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44 roomMARCH 2012 * No other o ers or discounts apply. See store for details. Present this ad to receive discount. Expires 8/28/12.Eric built a mobile hen wagon that can be moved around the farm for greener grazing.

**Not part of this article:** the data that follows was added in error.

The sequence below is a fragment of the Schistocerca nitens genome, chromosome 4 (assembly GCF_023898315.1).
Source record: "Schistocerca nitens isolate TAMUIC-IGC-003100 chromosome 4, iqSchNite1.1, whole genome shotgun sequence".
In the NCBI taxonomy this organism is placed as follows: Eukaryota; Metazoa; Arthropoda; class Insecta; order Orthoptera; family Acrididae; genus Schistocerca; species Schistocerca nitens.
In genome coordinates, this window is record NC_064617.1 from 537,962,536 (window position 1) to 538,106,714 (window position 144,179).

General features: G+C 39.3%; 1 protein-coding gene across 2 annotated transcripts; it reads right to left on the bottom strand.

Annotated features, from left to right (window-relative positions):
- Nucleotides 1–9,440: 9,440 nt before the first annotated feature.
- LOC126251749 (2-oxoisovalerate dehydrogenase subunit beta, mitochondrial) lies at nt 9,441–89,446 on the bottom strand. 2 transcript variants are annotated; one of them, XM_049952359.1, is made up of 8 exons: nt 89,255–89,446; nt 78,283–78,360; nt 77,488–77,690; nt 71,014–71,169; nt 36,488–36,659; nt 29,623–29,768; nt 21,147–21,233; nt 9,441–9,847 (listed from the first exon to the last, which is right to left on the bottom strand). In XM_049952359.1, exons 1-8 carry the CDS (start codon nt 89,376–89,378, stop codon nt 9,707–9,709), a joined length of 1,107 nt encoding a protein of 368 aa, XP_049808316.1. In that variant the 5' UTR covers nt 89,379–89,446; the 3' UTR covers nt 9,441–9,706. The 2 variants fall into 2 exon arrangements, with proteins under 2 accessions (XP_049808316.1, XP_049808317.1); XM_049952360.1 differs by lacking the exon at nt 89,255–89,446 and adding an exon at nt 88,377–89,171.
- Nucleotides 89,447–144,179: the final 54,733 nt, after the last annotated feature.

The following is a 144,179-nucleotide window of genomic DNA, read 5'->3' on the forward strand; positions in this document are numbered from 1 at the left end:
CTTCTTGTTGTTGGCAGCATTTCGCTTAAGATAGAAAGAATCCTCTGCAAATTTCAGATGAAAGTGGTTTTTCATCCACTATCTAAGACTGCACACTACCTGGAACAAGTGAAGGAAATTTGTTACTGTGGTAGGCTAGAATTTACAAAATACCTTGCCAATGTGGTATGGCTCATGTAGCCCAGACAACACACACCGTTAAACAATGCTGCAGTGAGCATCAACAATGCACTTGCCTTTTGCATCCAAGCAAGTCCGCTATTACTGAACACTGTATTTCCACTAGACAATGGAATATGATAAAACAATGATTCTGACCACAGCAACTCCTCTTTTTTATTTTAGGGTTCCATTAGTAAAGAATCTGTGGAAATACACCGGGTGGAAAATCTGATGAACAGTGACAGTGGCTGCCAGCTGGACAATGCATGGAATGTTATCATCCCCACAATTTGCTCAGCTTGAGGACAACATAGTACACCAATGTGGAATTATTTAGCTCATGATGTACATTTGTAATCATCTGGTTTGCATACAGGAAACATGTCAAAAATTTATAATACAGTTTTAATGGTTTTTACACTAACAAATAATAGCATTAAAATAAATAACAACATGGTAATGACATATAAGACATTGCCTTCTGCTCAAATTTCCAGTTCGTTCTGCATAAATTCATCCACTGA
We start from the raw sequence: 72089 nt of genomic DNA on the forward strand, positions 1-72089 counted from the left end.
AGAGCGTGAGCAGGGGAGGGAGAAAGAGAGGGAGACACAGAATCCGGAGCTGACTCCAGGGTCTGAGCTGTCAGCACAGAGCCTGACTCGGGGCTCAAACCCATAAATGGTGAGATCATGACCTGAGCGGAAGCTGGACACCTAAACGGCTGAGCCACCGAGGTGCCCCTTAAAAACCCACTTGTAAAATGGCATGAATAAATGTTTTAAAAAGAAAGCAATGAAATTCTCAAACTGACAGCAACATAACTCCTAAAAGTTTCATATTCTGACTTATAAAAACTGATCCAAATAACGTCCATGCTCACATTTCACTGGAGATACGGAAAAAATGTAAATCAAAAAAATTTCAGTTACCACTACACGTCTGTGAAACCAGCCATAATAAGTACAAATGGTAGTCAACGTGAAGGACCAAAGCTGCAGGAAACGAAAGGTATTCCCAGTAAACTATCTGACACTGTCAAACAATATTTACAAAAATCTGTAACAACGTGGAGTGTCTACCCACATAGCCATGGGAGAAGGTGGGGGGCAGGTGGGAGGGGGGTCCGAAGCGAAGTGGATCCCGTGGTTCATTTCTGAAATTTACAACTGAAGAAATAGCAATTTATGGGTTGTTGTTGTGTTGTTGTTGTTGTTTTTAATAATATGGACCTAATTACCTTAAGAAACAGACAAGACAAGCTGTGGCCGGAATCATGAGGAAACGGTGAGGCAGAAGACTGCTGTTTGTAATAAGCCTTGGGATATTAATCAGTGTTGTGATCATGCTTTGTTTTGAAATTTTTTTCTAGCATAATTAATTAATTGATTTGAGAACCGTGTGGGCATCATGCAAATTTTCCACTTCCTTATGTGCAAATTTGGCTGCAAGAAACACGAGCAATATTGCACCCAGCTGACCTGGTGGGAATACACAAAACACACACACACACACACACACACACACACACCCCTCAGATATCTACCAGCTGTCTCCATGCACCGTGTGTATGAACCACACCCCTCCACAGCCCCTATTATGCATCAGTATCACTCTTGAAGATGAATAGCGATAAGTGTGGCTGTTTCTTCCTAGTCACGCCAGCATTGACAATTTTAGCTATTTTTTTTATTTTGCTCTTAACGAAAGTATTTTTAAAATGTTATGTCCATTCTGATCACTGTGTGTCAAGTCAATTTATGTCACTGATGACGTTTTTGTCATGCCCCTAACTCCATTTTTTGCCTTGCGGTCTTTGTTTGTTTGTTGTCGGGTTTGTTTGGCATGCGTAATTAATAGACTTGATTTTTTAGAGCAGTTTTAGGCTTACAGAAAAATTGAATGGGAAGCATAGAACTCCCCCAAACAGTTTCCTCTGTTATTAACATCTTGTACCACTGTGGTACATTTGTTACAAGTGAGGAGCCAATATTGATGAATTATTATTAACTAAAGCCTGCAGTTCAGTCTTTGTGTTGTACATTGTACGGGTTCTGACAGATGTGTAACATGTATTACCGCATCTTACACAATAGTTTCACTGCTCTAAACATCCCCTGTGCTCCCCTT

room JUNE 2012 45The name Salt Fork Farms comes from a place in Illinois. "I farmed at two locations that were both along a tributary of the Vermillion River called the Salt Fork," Eric said. "The name and logo and business concept were all so fitting, that I kept the name when I moved back to Iowa."Having a few urban chickens years ago led to his choice of poultry farming.Today they raise 600 hens each year: Delawares, Speckled Sussex, Barred Plymouth Rocks and New Hampshire Reds. Eric is up at 5 a.m. every day to check on the baby chicks and then heads down the road to a neighbor's property where he milks their Jersey cow, Maple, and feeds the chickens. "It's peaceful but there's always a lot of work to do," he says of rural life. While most people come home to relax after a long day, it's just the opposite for the Menzels. "When I'm home, I'm working."They established a CSA - Community Supported Agriculture - that includes 40 members. "We do it a little different in that we offer members a line of credit that allows them to pick and choose produce throughout the growing season," Eric said. "It saves us from boxing up food and saves them from getting a box of kohlrabi" when they really prefer something else.Salt Fork Farms is starting a new venture this season: Pasture-raised turkeys."We are starting off with 75 turkeys that we will raise through the summer and fall and they'll be ready by Thanksgiving," Eric said. "They take a lot of care. It takes about three months before you can kind of relax." nFor more information about the Menzels' farm, go to